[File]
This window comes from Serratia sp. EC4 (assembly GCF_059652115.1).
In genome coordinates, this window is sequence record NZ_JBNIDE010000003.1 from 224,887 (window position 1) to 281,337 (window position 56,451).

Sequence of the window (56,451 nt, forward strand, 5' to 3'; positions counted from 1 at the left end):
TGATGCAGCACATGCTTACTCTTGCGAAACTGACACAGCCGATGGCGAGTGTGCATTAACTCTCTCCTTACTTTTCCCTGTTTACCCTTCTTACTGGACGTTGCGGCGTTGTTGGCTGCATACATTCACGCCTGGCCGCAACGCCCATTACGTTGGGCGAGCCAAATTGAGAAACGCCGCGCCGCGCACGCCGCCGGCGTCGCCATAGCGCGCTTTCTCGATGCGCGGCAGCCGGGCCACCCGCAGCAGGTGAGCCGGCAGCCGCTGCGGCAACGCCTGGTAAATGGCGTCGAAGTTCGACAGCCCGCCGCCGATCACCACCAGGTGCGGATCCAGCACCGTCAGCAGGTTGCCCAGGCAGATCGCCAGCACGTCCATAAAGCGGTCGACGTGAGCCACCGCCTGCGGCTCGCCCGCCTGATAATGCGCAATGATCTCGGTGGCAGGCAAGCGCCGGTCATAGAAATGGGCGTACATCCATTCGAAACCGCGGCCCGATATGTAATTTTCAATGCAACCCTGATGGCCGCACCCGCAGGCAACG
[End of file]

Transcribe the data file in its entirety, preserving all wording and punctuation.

This window comes from Serratia sp. EC4 (assembly GCF_059652115.1).
In genome coordinates, this window is sequence record NZ_JBNIDE010000003.1 from 224,887 (window position 1) to 281,337 (window position 56,451).

Sequence of the window (56,451 nt, forward strand, 5' to 3'; positions counted from 1 at the left end):
TGATGCAGCACATGCTTACTCTTGCGAAACTGACACAGCCGATGGCGAGTGTGCATTAACTCTCTCCTTACTTTTCCCTGTTTACCCTTCTTACTGGACGTTGCGGCGTTGTTGGCTGCATACATTCACGCCTGGCCGCAACGCCCATTACGTTGGGCGAGCCAAATTGAGAAACGCCGCGCCGCGCACGCCGCCGGCGTCGCCATAGCGCGCTTTCTCGATGCGCGGCAGCCGGGCCACCCGCAGCAGGTGAGCCGGCAGCCGCTGCGGCAACGCCTGGTAAATGGCGTCGAAGTTCGACAGCCCGCCGCCGATCACCACCAGGTGCGGATCCAGCACCGTCAGCAGGTTGCCCAGGCAGATCGCCAGCACGTCCATAAAGCGGTCGACGTGAGCCACCGCCTGCGGCTCGCCCGCCTGATAATGCGCAATGATCTCGGTGGCAGGCAAGCGCCGGTCATAGAAATGGGCGTACATCCATTCGAAACCGCGGCCCGATATGTAATTTTCAATGCAACCCTGATGGCCGCACCCGCAGGCAACG